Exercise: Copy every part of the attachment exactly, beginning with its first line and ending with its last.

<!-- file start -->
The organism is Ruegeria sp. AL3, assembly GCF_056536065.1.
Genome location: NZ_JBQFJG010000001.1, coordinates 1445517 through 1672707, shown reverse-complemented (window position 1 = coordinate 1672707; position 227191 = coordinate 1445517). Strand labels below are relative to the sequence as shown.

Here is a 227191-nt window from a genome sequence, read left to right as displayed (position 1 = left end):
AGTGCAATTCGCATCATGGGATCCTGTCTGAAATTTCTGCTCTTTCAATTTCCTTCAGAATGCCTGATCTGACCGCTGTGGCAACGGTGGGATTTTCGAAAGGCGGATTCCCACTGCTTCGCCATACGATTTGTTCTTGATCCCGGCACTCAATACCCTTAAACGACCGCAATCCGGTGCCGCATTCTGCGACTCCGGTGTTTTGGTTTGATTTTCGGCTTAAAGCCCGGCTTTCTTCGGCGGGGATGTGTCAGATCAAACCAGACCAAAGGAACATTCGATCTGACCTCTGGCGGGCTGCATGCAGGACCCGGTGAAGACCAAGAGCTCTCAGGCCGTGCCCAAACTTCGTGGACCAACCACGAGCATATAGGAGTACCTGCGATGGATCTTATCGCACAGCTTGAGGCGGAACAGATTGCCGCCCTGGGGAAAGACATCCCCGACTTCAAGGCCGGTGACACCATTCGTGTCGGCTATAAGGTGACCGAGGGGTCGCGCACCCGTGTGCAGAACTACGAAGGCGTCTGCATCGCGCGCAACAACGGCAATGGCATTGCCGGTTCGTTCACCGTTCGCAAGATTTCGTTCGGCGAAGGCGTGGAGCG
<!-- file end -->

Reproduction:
The organism is Ruegeria sp. AL3, assembly GCF_056536065.1.
Genome location: NZ_JBQFJG010000001.1, coordinates 1445517 through 1672707, shown reverse-complemented (window position 1 = coordinate 1672707; position 227191 = coordinate 1445517). Strand labels below are relative to the sequence as shown.

Here is a 227191-nt window from a genome sequence, read left to right as displayed (position 1 = left end):
AGTGCAATTCGCATCATGGGATCCTGTCTGAAATTTCTGCTCTTTCAATTTCCTTCAGAATGCCTGATCTGACCGCTGTGGCAACGGTGGGATTTTCGAAAGGCGGATTCCCACTGCTTCGCCATACGATTTGTTCTTGATCCCGGCACTCAATACCCTTAAACGACCGCAATCCGGTGCCGCATTCTGCGACTCCGGTGTTTTGGTTTGATTTTCGGCTTAAAGCCCGGCTTTCTTCGGCGGGGATGTGTCAGATCAAACCAGACCAAAGGAACATTCGATCTGACCTCTGGCGGGCTGCATGCAGGACCCGGTGAAGACCAAGAGCTCTCAGGCCGTGCCCAAACTTCGTGGACCAACCACGAGCATATAGGAGTACCTGCGATGGATCTTATCGCACAGCTTGAGGCGGAACAGATTGCCGCCCTGGGGAAAGACATCCCCGACTTCAAGGCCGGTGACACCATTCGTGTCGGCTATAAGGTGACCGAGGGGTCGCGCACCCGTGTGCAGAACTACGAAGGCGTCTGCATCGCGCGCAACAACGGCAATGGCATTGCCGGTTCGTTCACCGTTCGCAAGATTTCGTTCGGCGAAGGCGTGGAGCG